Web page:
Farming First is a coalition of multi-stakeholder organisations, not an organisation. The coalition exists to articulate, endorse and promote practical, actionable programmes and activities to further sustainable agricultural development worldwide. There is no secretariat and it is not intended that one will be created.Farming First enjoys the support of 131 organisations representing the world’s farmers, scientists, engineers and industry as well as agricultural development organisations.With one shared voice, Farming First highlights the importance of improving farmers’ livelihoods and agriculture’s potential contribution to global issues such as food security, climate change, and biodiversity. It also aims to build synergies amongst its supporters in promoting Farming First’s mission.
The Farming First plan was developed as a joint call to action in response to the global challenges posed at the 2009 United Nations Commission on Sustainable Development (CSD-17).
For the first time in CSD’s history, three of the nine major civil society groups — which offer policy recommendations to the UN delegates — have formed an agricultural coalition to present a joint plan, which is farmer-centric, comprehensive, and inclusive of all groups along the food production supply chain.
While CSD-17 provided the initial platform for the conception and launch of Farming First, the Farming First principles provide a relevant resource for many international fora. We hope it can provide the basis for collaborations at the international level across a range of settings.
Together, these supporters illustrate the strength and value of a multistakeholder collaboration as it acknowledges the specific concerns of each of these groups while building consensus and a common framework for future action. It also shows the importance of including civil society’s voice within these international negotiations.
As partners, we aim for our programmess, projects and activities to feed into the realisation of the six principles of the Farming First plan and we encourage others from various fields to join as supporters of Farming First to strengthen our approach and collaborative potential.
Governments have welcomed the Farming First initiative as they see it as an opportunity to raise awareness of the collective contributions of some of the most important agricultural and rural stakeholders: namely, farmers and cooperatives, researchers and extension workers, companies and entrepreneurs.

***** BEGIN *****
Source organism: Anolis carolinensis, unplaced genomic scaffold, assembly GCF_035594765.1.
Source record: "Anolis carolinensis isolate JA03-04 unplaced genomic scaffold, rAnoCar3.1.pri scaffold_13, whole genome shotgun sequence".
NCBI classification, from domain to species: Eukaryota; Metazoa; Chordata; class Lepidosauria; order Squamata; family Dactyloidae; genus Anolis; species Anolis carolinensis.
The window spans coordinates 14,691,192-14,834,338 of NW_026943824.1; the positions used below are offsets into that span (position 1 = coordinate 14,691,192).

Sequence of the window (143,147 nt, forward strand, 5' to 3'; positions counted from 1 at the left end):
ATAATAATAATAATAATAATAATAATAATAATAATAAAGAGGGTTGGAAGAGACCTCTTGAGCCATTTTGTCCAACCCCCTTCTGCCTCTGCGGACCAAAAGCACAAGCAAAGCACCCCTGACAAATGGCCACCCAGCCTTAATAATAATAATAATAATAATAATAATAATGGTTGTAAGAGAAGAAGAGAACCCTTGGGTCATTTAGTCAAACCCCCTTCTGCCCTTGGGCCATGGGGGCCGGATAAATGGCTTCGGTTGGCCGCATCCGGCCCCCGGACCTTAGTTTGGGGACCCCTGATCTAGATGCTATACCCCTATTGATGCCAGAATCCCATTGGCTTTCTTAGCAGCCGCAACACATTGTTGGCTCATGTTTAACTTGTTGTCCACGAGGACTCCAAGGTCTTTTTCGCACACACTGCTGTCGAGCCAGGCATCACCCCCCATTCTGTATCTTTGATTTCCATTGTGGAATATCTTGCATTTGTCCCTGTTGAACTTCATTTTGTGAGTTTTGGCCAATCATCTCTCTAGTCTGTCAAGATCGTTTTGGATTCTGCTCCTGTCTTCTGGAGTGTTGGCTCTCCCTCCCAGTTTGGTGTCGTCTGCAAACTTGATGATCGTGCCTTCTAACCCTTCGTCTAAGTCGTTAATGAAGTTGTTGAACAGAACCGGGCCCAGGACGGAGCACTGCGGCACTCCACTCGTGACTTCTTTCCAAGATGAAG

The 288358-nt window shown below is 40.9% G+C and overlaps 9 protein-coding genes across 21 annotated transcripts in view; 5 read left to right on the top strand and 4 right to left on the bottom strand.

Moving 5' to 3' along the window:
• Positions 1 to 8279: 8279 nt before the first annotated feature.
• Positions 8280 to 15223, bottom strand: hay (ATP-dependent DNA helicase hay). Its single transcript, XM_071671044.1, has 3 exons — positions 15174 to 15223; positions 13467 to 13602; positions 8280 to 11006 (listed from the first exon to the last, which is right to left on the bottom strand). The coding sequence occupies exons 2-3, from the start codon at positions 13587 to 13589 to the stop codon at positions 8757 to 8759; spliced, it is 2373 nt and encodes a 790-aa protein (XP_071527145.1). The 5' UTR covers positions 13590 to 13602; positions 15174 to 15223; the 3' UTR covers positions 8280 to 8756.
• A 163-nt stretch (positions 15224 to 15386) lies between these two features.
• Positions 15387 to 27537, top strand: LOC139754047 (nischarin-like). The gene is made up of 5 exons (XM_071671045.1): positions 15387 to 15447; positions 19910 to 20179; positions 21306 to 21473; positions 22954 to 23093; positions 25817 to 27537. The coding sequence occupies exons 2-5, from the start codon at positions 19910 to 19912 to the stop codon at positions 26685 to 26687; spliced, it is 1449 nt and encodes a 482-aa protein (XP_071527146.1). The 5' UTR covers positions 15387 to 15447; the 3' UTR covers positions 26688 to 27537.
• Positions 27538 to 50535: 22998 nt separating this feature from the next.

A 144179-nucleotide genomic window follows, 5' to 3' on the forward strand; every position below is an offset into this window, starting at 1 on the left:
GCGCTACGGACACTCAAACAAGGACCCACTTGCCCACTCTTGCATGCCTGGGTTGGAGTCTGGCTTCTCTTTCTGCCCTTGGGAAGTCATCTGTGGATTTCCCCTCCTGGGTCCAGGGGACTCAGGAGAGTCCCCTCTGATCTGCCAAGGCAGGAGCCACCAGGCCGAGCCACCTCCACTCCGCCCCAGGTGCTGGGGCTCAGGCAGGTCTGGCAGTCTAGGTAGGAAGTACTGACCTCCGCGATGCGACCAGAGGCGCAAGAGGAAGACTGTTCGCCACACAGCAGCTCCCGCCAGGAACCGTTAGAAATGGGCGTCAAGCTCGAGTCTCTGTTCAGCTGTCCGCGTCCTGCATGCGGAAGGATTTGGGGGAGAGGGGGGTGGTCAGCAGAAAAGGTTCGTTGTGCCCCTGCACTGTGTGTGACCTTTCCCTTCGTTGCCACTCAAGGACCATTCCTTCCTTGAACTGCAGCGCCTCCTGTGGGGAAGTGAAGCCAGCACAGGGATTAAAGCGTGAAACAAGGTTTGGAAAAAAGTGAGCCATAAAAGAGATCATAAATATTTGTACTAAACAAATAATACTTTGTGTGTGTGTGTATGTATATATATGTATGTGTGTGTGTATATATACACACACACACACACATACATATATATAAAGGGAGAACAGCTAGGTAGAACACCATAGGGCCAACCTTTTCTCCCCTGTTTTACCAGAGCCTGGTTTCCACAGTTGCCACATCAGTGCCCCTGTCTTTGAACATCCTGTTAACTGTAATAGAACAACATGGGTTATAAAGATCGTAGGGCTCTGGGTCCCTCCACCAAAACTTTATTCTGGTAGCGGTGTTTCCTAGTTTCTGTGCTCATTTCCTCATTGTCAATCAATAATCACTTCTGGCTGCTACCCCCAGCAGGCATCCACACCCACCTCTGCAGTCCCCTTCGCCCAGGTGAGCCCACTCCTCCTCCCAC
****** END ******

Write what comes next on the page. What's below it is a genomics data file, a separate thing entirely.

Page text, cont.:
The Farming First framework proposes six interlinked imperatives for sustainable development:
- Safeguarding natural resources
- Sharing knowledge
- Building local access and capacity
- Protecting harvests
- Enabling access to markets
- Prioritising research imperatives
Returning farmers to the centre of policy decisions is fundamental to sustainable development. Governments, businesses, scientists and civil society groups must focus attention on the source of our food security. All these groups must work together to enable the many millions of farm families, especially smallholders, to grow more crops sustainably through effective markets, more collaborative research and committed knowledge sharing.
A broad-based, knowledge-centred approach to agricultural development is needed. The approach starts with focusing on farmers and the tools and information they need to steward land, grow crops, bring in their harvest and then get it to market. While modern agricultural technologies and management approaches have doubled the production of world food calories over the past half-century, many smallholder farmers struggle to achieve even the most basic level of subsistence.
New investments, incentives and innovations are needed to achieve greater social and environmental sustainability, while delivering increased agricultural production. These benefits must be made available to all farmers and agricultural workers, recognising their role as guardians of our shared environment, biodiversity, and ecosystems. There is a need for a radical shift in thinking which places the farmer at the centre of sound and sustainable agricultural practices.
This approach – delivering productivity and sustainability – must also lead to a more equitable and efficient production and distribution systems. Combined with better functioning markets and sustainable local and regional infrastructure, an enhanced farming system will contribute to improved economic development, providing food security, decent work, fair prices and improved land management.
To succeed, any new approach must be based on a stable policy environment within which farmers can work and invest. This, in turn, requires us to establish stable, long-term policy and regulatory frameworks for the development of agriculture; to enhance national financial allocations; to direct international development assistance towards the agricultural sector in developing countries; and to undertake comprehensive stakeholder consultation processes in the design and implementation of agricultural programs.